The port town of Goole in the East Riding of Yorkshire is the location for a lovely walk mainly on the flat, with tons of history and industrial heritage.
Find out just why Andrew calls it his Three Bridge walk...
7 miles (11.3km)
|6 ft (19m)|
Level of difficulty
|Well defined paths & street walking - some boggy sections near rivers. |
2 kissing gates
|Grid SE 74432 23749|
|Car parks in Goole|
|Railway - Goole Station|
|In Goole town|
If you've arrived in Goole by train, exit the railway station and cross the road directly in front of you.
If you've arrived by car, make your way first to the railway station.
Walk down the pedestrianised Boothferry Road to the end to meet a roundabout with 5 roads intersecting (6 if you include the pededtrianised one you are on).
Cross over two roads - it doesn't matter which way around the roundabout - and walk down North Street.
As the road turns to the left, it becomes Hook Road, and soon there's a opening on the right to access the footpath which runs alongside the River Ouse
Take the opening and turn left to leave North Street behind you and the river on your right.
Keep on the footpath as it goes past a park, the backs of some houses and a cemetary.
The first of the Three Bridges on the walk will now be in view - the Railway Swing Bridge. Continue under the bridge and keep on the footpath.
The houses now on the left are the village of Hook. Continue to follow the path as it turns left around the top bit of Hook. The nature reserve of Howden Dyke Island will now be ahead in the middle of the river.
With the island behind, the second of the Three Bridges will be ahead - the viaduct carrying the M62 motorway over the Ouse. Carry on and walking underneath this massive bridge.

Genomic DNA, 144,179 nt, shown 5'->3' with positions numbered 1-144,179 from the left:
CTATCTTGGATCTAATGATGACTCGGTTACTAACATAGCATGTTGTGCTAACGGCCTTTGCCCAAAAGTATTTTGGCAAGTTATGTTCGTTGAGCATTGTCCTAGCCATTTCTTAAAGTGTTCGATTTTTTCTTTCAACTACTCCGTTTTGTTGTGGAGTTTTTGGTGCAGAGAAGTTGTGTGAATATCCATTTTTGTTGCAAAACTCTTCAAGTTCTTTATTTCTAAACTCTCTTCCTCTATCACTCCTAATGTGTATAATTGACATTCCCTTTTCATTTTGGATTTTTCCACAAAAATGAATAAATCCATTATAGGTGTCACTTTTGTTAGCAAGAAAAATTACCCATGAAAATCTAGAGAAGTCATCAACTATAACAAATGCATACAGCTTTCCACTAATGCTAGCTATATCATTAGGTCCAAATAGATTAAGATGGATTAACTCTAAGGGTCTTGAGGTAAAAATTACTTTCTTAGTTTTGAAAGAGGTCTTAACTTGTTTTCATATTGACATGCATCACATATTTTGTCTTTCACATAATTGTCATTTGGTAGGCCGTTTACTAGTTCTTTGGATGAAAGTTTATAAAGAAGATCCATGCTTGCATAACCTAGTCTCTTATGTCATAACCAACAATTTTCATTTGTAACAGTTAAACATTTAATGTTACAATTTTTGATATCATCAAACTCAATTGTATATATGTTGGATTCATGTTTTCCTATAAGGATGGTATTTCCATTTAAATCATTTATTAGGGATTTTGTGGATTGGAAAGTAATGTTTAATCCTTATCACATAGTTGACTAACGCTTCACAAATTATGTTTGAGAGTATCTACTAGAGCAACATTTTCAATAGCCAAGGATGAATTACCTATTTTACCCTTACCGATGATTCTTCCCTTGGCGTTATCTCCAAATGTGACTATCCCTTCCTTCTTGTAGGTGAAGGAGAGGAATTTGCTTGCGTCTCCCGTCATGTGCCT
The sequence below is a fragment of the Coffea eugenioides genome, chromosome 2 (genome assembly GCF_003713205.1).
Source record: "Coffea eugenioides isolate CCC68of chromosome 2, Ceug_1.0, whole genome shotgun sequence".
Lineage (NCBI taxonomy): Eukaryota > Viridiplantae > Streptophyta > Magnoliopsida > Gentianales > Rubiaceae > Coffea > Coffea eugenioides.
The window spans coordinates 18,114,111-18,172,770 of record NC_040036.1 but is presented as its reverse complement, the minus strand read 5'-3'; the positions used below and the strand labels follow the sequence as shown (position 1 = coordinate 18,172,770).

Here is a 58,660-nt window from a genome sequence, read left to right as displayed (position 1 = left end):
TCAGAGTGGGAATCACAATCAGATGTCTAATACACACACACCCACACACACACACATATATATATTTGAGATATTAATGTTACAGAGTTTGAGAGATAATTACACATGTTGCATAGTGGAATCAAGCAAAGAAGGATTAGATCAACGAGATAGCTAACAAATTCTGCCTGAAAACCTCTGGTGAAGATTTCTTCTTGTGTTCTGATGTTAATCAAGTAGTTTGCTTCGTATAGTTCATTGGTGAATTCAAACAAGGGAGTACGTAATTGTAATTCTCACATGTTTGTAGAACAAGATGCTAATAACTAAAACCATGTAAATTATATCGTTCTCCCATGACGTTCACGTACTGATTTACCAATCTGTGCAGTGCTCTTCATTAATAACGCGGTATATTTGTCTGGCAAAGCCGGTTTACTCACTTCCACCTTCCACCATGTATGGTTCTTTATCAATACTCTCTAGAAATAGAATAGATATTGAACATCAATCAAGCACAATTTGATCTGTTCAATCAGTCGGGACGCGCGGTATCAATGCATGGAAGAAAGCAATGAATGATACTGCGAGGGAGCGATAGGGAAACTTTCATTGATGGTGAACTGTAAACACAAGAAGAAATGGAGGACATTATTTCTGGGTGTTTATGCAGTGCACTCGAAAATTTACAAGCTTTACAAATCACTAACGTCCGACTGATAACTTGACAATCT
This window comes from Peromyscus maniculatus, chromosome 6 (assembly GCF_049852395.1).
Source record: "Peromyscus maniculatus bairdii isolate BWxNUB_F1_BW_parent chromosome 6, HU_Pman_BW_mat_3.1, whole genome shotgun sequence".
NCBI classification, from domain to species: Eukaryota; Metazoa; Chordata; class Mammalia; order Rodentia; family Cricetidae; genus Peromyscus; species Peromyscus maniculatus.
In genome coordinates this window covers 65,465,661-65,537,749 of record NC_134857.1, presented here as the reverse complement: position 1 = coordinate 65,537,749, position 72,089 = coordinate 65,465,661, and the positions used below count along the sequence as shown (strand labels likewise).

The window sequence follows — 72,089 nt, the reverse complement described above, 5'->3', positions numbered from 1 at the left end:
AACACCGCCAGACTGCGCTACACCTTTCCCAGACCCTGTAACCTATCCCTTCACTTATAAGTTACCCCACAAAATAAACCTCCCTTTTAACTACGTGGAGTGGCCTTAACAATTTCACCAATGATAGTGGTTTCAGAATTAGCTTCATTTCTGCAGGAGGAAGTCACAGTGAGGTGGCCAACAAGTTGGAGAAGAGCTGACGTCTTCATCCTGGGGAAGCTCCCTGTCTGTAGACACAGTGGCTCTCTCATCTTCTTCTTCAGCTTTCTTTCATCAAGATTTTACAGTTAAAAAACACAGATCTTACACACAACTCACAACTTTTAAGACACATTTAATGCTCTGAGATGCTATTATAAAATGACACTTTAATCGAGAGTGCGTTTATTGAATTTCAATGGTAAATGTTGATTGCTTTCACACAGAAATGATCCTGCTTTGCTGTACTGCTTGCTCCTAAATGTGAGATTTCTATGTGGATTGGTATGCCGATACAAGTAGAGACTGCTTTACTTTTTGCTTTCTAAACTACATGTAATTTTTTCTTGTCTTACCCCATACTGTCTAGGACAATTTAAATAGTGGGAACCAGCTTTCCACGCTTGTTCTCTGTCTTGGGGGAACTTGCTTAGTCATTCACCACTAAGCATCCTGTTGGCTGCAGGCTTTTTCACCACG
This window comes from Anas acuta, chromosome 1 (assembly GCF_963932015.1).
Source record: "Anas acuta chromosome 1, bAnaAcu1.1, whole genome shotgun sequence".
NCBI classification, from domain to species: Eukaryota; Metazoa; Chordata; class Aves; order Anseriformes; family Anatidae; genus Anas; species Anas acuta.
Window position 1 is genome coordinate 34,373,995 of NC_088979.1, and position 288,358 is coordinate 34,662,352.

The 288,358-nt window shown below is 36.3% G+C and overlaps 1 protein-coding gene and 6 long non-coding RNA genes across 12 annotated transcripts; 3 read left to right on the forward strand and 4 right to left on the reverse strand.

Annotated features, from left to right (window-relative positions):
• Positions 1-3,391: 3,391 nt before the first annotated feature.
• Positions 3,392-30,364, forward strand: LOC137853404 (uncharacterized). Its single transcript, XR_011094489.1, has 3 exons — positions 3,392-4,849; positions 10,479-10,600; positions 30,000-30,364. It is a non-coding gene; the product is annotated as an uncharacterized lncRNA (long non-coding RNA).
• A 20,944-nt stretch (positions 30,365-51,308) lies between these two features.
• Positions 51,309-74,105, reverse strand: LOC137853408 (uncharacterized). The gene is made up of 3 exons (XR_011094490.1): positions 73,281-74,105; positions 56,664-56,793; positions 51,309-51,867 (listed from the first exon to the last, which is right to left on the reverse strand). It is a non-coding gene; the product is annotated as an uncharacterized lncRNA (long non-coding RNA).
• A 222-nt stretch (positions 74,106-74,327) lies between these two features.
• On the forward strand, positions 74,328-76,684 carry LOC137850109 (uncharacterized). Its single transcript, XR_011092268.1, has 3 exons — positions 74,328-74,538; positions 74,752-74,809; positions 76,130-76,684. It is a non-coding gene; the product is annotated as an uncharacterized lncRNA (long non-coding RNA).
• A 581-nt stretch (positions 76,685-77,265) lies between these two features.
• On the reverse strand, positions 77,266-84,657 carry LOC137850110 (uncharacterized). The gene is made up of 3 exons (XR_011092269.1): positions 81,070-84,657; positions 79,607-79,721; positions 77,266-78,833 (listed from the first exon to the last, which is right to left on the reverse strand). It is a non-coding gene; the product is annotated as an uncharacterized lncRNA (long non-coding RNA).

It's not far until the third of the Three Bridges - Boothferry Bridge - which is the only one we don't walk underneath, but instead take care crossing the A614 road.
Once on the other side of the road, the footpath can become quite boggy - so take care here.
Follow the footpath around the headland as it turns to the left and now the river on the right is the River Aire.
Go through several stiles and the next village is Airmyn, with its impressive clock tower.
Half way through Airmyn, take the footpath which branches away to the left, leaving the river behind.
Follow this path as it threads its way through buildings, and when the path splits in the middle of fields, take the left fork.
The path turns sharply to the left to follow alongside the M62, before arriving at the A614.
Turn right here and follow the A614 over the M62 and back towards the traffic lights on the junction with Rawcliffe Road and Lansdown Road on the outskirts of Goole.
Get to Goole by train with our friends at Northern.
The AA Guide to Yorkshire gives you everything you need to know to get the most out of your visit to this wonderful county - and written by our own Andrew White.